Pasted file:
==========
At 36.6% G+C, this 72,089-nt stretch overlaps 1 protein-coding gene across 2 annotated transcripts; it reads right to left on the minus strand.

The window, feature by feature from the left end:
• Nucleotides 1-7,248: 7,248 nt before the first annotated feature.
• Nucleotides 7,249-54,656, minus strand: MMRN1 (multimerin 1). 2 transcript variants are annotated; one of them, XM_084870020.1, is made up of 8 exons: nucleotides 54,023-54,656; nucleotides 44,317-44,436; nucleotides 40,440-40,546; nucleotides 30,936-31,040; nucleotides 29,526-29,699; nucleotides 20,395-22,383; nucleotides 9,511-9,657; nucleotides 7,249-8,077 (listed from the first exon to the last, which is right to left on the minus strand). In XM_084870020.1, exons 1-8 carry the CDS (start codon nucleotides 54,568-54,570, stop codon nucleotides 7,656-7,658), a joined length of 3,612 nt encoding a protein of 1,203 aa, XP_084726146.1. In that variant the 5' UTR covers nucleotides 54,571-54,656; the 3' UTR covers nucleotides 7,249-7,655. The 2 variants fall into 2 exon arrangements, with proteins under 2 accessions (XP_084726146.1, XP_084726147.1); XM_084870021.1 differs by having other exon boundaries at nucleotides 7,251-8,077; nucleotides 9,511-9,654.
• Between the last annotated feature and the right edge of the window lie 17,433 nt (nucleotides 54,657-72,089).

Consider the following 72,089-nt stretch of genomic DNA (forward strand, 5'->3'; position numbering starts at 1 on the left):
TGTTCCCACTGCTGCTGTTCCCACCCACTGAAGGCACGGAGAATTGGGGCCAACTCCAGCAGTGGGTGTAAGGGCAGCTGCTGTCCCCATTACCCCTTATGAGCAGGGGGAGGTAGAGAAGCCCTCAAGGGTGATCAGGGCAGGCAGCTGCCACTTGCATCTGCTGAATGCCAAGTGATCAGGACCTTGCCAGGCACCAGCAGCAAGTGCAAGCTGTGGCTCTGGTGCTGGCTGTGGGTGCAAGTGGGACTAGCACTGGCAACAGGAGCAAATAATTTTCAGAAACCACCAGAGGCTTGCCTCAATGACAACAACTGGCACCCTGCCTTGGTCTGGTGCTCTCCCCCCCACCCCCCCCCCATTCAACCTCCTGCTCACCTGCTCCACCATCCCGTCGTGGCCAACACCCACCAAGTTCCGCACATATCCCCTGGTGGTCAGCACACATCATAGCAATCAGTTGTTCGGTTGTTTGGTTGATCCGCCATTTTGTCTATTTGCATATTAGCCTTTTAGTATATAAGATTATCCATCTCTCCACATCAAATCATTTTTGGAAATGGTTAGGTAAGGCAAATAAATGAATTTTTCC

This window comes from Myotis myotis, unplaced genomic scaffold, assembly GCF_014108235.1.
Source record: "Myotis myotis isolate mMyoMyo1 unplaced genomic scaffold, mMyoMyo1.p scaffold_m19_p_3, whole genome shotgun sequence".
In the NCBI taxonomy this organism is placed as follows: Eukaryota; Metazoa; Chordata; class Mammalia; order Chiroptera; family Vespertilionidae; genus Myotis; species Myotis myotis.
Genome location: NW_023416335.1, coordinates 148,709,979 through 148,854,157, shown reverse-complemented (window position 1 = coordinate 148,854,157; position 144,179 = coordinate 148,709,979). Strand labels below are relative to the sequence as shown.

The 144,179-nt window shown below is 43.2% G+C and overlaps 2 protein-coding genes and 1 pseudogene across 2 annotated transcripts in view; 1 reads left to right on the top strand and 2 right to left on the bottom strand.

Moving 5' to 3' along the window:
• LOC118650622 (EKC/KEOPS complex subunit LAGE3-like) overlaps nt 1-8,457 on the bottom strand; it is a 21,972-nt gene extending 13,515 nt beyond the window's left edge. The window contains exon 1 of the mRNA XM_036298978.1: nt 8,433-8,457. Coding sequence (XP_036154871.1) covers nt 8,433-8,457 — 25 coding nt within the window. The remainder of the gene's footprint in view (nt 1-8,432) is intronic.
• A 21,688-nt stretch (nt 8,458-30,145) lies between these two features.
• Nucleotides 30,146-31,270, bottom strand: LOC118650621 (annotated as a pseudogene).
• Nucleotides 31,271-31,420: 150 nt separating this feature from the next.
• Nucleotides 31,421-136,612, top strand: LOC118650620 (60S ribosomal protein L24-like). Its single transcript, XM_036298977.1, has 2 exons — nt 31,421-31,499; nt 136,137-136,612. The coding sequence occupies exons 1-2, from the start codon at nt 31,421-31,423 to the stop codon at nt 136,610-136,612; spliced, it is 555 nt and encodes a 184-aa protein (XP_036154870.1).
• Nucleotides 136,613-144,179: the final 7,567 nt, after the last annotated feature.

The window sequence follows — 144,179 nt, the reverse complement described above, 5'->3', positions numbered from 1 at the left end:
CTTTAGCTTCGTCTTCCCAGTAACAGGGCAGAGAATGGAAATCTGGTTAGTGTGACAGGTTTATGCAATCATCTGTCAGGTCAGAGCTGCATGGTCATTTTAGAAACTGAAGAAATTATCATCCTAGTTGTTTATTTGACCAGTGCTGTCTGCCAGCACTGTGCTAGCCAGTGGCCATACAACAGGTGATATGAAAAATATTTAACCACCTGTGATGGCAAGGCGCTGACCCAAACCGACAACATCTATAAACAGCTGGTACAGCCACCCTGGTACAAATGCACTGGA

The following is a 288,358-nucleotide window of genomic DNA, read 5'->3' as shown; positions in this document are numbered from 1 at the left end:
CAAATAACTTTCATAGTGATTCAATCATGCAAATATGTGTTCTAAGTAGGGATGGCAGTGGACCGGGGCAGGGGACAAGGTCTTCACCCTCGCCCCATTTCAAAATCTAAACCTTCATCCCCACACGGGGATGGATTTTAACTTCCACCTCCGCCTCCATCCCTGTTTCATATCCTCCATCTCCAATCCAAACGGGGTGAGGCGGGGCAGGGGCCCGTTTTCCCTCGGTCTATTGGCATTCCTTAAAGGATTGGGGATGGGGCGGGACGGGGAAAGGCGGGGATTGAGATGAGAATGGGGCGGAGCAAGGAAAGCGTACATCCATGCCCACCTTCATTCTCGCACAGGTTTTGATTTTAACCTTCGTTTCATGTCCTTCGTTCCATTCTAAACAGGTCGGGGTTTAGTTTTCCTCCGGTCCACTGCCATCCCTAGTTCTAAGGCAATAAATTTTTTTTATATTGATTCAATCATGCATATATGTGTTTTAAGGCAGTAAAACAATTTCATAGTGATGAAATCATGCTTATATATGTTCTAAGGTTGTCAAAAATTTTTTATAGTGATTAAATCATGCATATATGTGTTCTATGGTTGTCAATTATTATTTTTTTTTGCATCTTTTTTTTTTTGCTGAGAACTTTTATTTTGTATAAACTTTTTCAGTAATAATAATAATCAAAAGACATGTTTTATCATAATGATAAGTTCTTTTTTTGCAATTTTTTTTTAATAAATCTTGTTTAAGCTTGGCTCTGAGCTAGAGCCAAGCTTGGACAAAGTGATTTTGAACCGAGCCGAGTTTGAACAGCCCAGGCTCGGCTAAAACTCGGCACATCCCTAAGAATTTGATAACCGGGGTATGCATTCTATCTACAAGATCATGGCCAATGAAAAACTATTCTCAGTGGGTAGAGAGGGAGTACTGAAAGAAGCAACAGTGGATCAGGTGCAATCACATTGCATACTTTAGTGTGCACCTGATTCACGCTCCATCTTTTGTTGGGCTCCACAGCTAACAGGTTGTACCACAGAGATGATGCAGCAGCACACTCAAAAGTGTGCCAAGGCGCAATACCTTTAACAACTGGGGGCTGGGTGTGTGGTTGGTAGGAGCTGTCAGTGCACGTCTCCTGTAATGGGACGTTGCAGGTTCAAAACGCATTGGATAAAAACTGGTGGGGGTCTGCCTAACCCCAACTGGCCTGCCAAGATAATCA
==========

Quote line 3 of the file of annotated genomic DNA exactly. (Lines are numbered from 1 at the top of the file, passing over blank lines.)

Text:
• Nucleotides 1-7,248: 7,248 nt before the first annotated feature.